OGDEN — The FBI is considering creating a statewide task force on human trafficking, an audience was told Thursday at a gathering on the topic.
The occasion was a five-hour workshop sponsored by the Soroptimists of Ogden, the local chapter of the international women’s service group. Among about 60 attendees were members of the Ogden Police Department, the Utah Coalition Against Sexual Assault, Ogden’s Your Community Connection and an FBI agent.
The agent said during a regional Salvation Army director’s presentation that the FBI field office in Salt Lake City was considering creating a trafficking task force.
He and other police officers, during the workshop and afterwards, said the effort would more likely coordinate with agencies nationwide rather than focus on local cases, which are few, with an emphasis on education and awareness. The FBI agent declined to give his name or provide further detail.
The workshop was themed toward support for victims of trafficking, whether from the sex trade or “labor smugglers,” as victims reintegrate into society after being kidnapped, often from their homeland.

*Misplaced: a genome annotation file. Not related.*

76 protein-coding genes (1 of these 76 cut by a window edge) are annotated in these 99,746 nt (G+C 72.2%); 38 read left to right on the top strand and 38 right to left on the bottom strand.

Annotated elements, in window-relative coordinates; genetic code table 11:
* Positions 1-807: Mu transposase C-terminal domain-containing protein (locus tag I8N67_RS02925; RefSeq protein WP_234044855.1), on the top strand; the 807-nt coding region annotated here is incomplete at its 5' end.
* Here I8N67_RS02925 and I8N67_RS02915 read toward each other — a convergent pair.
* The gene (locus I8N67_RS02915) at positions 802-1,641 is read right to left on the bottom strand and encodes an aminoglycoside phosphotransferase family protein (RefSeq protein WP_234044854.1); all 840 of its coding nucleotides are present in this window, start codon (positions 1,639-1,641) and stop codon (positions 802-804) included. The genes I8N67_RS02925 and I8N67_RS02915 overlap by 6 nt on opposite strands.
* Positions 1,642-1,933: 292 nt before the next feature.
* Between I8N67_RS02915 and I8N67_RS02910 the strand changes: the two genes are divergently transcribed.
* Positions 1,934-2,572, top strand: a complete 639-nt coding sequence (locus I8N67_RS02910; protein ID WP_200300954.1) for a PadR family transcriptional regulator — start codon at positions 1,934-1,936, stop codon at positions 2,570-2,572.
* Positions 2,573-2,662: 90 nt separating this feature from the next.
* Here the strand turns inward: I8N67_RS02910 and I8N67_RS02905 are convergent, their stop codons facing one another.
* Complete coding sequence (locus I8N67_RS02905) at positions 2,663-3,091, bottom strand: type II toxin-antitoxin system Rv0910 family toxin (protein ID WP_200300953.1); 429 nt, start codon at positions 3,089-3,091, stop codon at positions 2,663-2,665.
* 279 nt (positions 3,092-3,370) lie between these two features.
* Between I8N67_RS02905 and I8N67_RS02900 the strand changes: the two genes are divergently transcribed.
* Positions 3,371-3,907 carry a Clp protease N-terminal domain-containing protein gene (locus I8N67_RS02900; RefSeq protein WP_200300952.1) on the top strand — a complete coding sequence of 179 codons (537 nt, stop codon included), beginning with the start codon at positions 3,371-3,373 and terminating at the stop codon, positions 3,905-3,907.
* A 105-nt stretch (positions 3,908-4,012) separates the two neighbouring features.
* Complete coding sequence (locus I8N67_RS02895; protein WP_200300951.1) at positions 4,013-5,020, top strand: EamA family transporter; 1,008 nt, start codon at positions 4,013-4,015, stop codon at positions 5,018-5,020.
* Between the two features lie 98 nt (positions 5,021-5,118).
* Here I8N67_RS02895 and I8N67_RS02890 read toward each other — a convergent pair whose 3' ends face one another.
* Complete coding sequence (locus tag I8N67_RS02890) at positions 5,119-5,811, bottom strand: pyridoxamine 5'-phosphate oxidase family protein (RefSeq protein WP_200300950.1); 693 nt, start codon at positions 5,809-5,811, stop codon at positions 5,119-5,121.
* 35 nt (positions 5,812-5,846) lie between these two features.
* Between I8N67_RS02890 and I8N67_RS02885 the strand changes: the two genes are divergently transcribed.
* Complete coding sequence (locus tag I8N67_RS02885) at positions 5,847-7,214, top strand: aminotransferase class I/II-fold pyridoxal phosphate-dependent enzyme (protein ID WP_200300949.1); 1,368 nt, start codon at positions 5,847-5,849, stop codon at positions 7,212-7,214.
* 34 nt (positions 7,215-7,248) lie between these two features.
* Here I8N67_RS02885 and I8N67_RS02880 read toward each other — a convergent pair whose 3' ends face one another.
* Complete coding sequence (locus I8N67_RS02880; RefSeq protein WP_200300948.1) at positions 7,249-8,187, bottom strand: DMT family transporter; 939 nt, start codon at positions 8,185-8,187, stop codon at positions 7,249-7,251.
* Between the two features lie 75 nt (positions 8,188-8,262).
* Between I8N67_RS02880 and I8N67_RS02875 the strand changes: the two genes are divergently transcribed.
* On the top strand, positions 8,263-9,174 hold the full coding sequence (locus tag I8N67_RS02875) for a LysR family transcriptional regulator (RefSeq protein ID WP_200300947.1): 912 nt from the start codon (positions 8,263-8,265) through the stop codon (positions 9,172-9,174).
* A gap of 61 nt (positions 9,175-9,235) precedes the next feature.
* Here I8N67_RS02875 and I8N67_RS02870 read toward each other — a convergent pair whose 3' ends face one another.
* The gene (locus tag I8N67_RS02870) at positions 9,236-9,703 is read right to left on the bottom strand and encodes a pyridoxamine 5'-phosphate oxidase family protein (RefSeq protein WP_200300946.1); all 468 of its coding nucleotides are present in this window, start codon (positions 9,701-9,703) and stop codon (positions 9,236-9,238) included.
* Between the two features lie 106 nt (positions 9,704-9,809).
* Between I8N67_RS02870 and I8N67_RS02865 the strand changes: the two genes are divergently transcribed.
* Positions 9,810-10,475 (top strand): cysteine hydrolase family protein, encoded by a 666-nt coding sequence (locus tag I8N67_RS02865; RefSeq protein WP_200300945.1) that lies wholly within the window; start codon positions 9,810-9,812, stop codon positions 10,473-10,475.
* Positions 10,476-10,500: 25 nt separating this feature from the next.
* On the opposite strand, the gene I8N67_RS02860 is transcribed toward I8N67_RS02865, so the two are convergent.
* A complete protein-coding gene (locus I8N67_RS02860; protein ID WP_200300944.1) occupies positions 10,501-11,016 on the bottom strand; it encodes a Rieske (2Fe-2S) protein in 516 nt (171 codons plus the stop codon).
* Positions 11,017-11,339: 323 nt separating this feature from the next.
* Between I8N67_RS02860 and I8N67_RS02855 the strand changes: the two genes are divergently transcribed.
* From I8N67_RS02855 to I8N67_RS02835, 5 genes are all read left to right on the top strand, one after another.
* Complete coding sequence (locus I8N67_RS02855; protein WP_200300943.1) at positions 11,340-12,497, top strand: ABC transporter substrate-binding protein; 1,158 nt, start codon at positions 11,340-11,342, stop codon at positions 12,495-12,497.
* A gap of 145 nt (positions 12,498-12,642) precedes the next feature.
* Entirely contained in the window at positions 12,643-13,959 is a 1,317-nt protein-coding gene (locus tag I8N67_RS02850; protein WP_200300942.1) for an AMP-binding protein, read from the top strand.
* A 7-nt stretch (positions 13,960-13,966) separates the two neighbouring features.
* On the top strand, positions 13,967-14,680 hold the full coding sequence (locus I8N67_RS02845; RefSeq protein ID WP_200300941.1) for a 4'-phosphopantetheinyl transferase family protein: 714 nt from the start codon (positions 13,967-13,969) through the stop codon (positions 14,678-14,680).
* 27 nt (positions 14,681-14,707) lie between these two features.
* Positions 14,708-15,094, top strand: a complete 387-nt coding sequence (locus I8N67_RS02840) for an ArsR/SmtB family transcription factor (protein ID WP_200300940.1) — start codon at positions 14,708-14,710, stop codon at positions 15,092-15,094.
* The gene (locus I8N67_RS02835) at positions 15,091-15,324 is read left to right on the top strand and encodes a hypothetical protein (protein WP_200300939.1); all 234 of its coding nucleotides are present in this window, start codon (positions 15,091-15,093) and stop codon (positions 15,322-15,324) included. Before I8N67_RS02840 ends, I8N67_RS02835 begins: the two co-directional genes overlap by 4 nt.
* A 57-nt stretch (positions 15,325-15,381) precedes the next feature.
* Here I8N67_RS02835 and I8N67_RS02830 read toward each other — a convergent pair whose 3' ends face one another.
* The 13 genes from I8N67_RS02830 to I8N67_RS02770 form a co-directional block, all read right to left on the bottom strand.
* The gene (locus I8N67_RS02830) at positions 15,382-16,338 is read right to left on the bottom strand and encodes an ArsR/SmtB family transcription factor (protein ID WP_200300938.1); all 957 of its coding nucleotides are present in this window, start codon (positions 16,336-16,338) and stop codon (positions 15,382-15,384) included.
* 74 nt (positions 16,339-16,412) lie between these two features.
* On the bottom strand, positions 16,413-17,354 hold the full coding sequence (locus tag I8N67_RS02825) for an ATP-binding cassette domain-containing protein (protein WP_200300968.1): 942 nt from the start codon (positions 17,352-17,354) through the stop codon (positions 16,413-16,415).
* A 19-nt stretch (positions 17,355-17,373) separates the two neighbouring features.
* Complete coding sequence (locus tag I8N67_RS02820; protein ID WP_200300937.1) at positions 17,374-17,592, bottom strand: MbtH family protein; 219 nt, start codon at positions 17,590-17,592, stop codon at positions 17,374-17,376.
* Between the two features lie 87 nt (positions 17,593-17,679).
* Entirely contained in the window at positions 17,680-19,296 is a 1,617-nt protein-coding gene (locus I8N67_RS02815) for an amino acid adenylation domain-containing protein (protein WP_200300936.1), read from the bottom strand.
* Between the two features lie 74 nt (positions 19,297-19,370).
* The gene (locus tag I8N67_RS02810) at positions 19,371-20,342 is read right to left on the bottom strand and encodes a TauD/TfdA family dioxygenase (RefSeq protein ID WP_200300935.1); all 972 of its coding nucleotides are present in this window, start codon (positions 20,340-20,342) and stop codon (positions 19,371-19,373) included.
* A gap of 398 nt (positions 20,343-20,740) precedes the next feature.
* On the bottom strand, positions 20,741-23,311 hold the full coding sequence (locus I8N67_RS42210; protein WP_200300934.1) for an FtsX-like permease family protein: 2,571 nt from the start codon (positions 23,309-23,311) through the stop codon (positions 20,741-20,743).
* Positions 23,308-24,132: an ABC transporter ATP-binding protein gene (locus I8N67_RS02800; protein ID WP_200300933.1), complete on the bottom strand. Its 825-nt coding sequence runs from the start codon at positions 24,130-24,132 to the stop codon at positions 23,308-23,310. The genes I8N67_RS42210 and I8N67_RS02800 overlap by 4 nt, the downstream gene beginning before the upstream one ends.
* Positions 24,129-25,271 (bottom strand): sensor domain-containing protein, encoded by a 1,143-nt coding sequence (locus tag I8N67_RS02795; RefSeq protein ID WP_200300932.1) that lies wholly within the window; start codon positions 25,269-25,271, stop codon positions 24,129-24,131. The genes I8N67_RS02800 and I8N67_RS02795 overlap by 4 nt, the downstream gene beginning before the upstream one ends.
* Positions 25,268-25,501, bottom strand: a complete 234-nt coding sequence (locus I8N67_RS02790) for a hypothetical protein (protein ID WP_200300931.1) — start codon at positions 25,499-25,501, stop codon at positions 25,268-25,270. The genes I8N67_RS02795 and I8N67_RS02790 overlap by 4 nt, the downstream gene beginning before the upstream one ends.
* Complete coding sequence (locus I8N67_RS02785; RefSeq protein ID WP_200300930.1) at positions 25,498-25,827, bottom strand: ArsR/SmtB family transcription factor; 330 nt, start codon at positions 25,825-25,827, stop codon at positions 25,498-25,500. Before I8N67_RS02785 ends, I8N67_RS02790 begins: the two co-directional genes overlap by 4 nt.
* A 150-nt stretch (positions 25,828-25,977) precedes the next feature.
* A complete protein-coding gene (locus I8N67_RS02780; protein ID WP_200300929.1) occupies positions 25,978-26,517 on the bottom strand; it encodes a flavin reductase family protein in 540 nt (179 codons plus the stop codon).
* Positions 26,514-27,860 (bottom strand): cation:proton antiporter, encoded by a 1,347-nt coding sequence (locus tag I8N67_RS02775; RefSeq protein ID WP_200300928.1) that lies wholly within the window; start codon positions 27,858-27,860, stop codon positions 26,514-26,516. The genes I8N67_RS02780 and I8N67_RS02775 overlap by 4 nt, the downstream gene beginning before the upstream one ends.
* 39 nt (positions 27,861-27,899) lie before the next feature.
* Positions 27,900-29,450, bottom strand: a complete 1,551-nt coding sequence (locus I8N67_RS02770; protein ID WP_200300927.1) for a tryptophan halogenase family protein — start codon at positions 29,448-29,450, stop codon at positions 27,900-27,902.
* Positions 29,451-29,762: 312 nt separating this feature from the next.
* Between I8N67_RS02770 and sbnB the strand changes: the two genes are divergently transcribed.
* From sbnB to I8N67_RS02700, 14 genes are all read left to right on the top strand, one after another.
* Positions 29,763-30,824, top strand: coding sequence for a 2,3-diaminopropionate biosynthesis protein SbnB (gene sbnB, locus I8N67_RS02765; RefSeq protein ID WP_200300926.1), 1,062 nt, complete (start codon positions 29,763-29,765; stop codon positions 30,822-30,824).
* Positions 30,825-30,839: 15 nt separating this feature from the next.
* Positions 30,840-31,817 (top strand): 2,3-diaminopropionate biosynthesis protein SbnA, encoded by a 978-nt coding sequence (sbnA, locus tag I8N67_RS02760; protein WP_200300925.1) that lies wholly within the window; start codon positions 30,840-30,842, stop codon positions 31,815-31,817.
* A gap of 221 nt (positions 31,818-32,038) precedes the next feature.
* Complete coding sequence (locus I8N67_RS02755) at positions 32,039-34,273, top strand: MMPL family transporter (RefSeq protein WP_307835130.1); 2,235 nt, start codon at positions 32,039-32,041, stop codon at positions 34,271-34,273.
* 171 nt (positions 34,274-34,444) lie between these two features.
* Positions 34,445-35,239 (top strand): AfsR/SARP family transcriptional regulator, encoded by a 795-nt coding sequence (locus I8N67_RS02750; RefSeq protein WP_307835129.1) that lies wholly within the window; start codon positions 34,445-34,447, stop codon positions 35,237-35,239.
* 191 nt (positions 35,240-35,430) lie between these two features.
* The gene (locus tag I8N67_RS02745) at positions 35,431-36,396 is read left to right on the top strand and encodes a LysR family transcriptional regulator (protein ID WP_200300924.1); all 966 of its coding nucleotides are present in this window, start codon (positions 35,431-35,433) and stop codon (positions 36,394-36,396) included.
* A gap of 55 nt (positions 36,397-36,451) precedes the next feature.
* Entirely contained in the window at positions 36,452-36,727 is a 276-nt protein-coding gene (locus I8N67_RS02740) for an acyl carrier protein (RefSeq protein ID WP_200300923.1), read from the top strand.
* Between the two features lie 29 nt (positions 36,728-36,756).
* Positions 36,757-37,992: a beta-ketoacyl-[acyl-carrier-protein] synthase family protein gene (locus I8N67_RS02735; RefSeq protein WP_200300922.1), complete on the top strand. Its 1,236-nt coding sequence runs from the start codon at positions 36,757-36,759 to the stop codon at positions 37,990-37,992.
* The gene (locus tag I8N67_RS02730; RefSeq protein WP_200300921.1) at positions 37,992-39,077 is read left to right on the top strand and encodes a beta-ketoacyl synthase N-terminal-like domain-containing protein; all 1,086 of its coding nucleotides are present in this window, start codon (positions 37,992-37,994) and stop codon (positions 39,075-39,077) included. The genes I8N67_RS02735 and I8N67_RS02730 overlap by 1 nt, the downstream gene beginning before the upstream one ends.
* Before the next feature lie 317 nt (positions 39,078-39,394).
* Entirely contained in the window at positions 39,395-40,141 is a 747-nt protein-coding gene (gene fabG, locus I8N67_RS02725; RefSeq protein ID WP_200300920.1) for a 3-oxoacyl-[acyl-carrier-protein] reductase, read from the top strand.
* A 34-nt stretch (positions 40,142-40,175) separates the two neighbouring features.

Such victims are often in need of short- and long-term housing, as well as counseling before being reintroduced to their homes and families after years of being “owned” by others, said Salvation Army Lt. Col. Helen Starrett, of Denver, who heads up the army’s Women’s Ministries for the multistate western region.
“Not all trafficked victims fit into domestic violence shelters,” Starrett said. “They need their own space. We’ve tried four in a room, and it doesn’t work.”
Starrett handed out hand-stitched bookmarks made by mothers in Sri Lanka.
“If they make enough income from these, they are protected from having to sell their children,” she said.
Actual numbers on trafficking in Utah are sparse. Monnica Manuel, head of Operation 61, a Salt Lake-based group formed in 2008 against trafficking, afterward said her group was aware of a study that counted 200 human trafficking cases in Utah in the past decade.
The study was linked to statistics from the national Center for Missing and Exploited Children, which she said counts as many as 300,000 trafficking cases a year across the U.S.
“The FBI is always looking for ways to collaborate and enhance information sharing with our law enforcement partners,” said Debbie Dujanovic Bertram, FBI spokeswoman with the agency’s Salt Lake office, in an email response to a question about the task force.
“Human trafficking continues to be a significant concern for the FBI and there have been preliminary disscussions about creating a Human Trafficking Working Group in the Salt Lake City Area. To date we have not established formal partnerships in this area but are making progress in this regard.”